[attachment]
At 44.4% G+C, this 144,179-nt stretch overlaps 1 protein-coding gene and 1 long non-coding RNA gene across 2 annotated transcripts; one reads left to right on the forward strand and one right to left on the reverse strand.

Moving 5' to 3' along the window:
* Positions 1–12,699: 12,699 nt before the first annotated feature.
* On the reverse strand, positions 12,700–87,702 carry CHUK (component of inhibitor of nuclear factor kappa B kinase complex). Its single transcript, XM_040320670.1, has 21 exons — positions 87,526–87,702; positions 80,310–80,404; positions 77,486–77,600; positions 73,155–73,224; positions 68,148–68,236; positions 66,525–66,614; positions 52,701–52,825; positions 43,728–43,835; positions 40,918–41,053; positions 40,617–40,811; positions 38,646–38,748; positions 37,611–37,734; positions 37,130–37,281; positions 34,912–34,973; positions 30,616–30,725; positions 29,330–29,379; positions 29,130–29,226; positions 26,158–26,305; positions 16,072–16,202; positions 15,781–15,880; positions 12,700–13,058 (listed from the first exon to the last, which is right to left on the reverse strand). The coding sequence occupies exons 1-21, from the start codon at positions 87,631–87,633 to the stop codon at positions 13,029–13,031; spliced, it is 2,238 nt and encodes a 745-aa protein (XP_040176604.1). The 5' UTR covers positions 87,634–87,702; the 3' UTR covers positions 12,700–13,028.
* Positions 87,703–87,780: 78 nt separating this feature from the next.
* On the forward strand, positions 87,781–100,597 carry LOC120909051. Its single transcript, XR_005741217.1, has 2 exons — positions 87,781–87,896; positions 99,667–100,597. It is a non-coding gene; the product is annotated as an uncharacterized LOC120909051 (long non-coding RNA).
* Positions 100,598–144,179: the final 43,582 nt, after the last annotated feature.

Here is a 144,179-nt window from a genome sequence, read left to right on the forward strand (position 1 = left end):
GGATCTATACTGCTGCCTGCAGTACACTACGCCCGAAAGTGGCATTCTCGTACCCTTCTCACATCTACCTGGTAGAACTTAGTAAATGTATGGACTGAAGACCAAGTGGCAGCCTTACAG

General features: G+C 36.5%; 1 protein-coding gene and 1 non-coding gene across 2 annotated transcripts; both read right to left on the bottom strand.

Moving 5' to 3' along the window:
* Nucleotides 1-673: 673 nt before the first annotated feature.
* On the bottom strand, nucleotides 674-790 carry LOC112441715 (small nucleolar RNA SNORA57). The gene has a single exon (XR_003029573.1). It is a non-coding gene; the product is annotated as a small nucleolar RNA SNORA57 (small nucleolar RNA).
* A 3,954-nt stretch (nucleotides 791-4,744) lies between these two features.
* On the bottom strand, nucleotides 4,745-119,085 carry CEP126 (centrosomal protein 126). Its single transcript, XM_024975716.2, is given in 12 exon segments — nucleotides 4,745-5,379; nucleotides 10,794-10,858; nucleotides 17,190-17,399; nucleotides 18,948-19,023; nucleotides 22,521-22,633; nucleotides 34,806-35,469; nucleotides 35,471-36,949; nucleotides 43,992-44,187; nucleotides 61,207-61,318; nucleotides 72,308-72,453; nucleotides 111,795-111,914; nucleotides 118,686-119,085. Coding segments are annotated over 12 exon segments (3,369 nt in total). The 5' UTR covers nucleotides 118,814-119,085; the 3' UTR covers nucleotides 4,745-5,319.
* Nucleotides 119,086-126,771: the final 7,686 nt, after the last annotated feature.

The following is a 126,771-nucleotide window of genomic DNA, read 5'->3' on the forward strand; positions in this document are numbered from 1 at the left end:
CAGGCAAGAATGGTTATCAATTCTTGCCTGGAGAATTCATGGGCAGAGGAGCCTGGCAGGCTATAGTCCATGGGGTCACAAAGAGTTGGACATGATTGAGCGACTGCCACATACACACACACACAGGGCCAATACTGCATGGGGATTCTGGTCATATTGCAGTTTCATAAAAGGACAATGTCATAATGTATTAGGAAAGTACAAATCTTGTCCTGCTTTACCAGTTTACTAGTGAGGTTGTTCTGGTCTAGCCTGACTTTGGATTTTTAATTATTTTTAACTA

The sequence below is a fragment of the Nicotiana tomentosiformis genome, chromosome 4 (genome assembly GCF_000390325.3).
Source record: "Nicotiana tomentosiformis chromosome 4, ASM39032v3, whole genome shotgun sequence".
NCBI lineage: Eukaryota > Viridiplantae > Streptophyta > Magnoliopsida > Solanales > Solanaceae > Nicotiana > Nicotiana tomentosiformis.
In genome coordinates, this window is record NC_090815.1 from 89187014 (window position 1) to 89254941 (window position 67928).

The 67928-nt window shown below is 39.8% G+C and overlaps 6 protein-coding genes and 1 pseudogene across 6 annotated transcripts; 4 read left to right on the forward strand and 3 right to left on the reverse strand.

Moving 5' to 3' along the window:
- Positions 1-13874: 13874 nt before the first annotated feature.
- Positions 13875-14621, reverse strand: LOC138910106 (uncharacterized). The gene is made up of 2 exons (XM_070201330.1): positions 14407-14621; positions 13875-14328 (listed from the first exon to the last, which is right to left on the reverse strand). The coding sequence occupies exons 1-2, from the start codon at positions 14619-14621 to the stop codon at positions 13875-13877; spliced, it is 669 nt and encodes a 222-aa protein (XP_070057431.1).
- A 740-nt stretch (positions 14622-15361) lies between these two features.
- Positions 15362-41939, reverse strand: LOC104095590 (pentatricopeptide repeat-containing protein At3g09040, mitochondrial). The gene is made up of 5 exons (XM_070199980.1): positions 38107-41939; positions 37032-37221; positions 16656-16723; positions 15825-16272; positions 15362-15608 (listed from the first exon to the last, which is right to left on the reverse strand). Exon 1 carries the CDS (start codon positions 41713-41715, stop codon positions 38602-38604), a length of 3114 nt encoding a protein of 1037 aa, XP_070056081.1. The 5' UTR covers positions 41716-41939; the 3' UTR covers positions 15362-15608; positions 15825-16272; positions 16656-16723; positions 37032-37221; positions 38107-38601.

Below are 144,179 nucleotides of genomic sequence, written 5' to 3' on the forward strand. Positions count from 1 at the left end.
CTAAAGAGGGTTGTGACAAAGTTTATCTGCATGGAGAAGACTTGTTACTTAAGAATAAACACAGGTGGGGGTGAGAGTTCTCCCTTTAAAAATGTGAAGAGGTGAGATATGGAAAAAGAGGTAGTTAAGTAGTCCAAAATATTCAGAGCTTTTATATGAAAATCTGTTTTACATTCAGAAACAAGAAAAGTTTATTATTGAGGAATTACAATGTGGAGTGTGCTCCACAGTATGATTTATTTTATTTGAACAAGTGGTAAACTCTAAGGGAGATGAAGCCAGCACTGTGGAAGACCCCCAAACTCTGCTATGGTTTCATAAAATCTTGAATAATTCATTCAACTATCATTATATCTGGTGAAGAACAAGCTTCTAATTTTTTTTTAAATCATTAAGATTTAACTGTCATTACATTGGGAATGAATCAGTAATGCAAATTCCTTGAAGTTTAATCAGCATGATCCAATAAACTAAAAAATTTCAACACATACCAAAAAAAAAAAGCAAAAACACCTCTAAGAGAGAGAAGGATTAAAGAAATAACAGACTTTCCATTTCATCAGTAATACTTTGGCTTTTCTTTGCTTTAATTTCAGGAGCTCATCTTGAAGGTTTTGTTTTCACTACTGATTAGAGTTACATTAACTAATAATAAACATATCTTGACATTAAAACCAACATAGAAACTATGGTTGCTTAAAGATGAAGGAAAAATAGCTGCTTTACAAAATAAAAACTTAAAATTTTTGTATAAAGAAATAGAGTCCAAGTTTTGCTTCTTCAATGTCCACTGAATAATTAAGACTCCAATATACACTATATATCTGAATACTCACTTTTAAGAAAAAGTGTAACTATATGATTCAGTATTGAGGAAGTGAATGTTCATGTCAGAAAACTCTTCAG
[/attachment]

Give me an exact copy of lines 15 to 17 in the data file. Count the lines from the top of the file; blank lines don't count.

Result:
* On the bottom strand, nucleotides 4,745-119,085 carry CEP126 (centrosomal protein 126). Its single transcript, XM_024975716.2, is given in 12 exon segments — nucleotides 4,745-5,379; nucleotides 10,794-10,858; nucleotides 17,190-17,399; nucleotides 18,948-19,023; nucleotides 22,521-22,633; nucleotides 34,806-35,469; nucleotides 35,471-36,949; nucleotides 43,992-44,187; nucleotides 61,207-61,318; nucleotides 72,308-72,453; nucleotides 111,795-111,914; nucleotides 118,686-119,085. Coding segments are annotated over 12 exon segments (3,369 nt in total). The 5' UTR covers nucleotides 118,814-119,085; the 3' UTR covers nucleotides 4,745-5,319.
* Nucleotides 119,086-126,771: the final 7,686 nt, after the last annotated feature.

The following is a 126,771-nucleotide window of genomic DNA, read 5'->3' on the forward strand; positions in this document are numbered from 1 at the left end: